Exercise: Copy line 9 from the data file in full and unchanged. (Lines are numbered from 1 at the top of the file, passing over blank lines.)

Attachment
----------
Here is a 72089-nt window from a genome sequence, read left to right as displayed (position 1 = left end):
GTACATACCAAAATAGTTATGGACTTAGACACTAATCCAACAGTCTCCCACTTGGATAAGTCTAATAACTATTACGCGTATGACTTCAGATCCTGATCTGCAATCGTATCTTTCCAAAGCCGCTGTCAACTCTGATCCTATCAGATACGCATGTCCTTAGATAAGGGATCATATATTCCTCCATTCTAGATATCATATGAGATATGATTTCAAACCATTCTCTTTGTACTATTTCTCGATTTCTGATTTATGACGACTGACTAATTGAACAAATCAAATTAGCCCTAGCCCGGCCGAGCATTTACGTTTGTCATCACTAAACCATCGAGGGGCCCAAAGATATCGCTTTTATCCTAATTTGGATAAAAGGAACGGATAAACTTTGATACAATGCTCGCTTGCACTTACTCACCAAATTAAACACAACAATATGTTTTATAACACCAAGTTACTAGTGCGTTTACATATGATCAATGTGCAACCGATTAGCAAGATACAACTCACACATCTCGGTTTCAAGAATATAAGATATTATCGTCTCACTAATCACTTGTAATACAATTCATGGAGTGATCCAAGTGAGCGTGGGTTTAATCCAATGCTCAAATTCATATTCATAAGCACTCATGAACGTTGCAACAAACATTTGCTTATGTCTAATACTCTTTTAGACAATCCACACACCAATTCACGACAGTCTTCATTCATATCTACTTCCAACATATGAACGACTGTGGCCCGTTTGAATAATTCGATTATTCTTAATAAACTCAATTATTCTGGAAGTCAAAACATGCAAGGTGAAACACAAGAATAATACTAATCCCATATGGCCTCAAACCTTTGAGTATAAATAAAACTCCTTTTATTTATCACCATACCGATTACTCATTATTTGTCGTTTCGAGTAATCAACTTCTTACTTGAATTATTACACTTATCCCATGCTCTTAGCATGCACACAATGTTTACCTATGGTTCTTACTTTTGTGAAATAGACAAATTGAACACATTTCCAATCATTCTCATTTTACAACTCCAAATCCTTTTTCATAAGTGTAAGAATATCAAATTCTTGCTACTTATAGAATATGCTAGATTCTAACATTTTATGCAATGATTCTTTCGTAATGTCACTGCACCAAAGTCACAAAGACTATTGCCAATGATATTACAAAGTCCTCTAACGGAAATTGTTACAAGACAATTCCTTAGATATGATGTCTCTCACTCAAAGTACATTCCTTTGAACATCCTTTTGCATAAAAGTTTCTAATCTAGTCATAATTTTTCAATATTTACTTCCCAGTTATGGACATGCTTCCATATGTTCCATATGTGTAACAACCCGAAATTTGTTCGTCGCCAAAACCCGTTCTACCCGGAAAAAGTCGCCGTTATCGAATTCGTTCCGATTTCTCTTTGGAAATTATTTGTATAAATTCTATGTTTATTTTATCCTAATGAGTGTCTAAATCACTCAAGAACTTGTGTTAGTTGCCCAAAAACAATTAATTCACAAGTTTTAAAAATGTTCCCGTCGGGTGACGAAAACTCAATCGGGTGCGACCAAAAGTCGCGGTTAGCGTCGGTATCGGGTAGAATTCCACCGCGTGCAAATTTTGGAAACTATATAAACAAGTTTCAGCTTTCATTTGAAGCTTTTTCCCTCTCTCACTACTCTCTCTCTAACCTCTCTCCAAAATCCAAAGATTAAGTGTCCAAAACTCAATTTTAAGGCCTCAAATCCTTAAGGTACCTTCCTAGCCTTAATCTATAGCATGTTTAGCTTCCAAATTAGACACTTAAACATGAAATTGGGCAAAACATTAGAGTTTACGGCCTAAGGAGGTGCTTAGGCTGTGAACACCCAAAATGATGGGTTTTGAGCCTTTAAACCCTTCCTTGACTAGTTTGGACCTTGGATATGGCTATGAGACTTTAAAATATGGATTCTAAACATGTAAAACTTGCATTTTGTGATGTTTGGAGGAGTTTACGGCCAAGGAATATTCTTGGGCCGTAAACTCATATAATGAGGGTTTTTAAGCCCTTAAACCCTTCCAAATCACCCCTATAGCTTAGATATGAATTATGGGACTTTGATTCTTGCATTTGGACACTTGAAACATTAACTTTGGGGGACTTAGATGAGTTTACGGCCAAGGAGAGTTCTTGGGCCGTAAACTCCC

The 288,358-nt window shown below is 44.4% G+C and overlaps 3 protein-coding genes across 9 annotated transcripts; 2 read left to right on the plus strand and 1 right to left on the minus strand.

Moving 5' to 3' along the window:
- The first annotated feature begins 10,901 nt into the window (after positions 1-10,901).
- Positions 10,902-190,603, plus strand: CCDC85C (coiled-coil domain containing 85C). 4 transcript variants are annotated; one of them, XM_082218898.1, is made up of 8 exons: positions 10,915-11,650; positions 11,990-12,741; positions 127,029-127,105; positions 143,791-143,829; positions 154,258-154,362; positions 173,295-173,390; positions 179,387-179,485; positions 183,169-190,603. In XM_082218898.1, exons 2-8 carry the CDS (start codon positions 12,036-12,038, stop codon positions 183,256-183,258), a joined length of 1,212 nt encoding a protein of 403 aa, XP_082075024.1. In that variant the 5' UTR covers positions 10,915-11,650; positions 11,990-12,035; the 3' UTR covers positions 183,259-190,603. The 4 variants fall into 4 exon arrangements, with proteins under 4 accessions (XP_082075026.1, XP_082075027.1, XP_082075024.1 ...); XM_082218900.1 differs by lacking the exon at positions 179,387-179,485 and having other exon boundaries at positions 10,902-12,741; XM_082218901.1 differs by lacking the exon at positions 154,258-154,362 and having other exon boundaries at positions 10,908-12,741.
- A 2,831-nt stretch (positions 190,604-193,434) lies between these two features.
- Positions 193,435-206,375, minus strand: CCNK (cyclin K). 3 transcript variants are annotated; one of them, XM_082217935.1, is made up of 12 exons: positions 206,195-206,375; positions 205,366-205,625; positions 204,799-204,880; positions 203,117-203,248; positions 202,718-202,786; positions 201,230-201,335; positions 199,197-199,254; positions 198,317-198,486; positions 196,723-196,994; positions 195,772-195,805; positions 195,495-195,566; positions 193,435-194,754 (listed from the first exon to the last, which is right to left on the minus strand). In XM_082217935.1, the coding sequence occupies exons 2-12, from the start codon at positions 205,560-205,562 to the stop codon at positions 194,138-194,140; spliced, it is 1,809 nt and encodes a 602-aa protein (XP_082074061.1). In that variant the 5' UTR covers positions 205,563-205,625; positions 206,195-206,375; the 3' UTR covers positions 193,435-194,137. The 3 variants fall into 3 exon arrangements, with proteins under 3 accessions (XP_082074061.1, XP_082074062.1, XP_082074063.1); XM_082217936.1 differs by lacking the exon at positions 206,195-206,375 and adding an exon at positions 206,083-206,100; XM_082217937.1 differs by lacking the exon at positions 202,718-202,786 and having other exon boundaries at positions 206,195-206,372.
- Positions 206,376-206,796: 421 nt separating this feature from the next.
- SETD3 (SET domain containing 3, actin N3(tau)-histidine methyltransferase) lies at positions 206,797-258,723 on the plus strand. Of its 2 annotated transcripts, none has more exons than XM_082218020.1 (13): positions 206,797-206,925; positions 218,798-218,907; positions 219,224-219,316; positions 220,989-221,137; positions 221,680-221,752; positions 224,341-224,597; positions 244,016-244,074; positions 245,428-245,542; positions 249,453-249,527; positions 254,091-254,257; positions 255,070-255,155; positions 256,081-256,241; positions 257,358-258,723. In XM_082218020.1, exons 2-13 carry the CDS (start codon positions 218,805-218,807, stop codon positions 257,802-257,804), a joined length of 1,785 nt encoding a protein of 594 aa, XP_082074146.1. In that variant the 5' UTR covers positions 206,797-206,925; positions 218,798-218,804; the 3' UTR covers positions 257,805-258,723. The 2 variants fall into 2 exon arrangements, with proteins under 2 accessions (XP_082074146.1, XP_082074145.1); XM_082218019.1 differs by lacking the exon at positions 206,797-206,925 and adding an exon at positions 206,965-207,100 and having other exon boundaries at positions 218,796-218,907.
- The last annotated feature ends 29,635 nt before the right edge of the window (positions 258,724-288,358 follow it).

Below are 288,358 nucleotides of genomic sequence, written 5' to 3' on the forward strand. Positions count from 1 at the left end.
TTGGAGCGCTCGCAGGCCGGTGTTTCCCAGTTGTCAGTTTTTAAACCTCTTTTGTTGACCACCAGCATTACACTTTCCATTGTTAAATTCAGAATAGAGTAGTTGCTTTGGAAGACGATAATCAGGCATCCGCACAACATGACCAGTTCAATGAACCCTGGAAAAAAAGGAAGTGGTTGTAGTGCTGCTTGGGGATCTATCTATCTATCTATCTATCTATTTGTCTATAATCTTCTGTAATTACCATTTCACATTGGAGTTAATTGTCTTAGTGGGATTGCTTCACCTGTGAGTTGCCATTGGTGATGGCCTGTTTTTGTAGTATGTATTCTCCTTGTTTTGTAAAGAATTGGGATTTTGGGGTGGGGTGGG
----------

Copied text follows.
- Positions 206,376-206,796: 421 nt separating this feature from the next.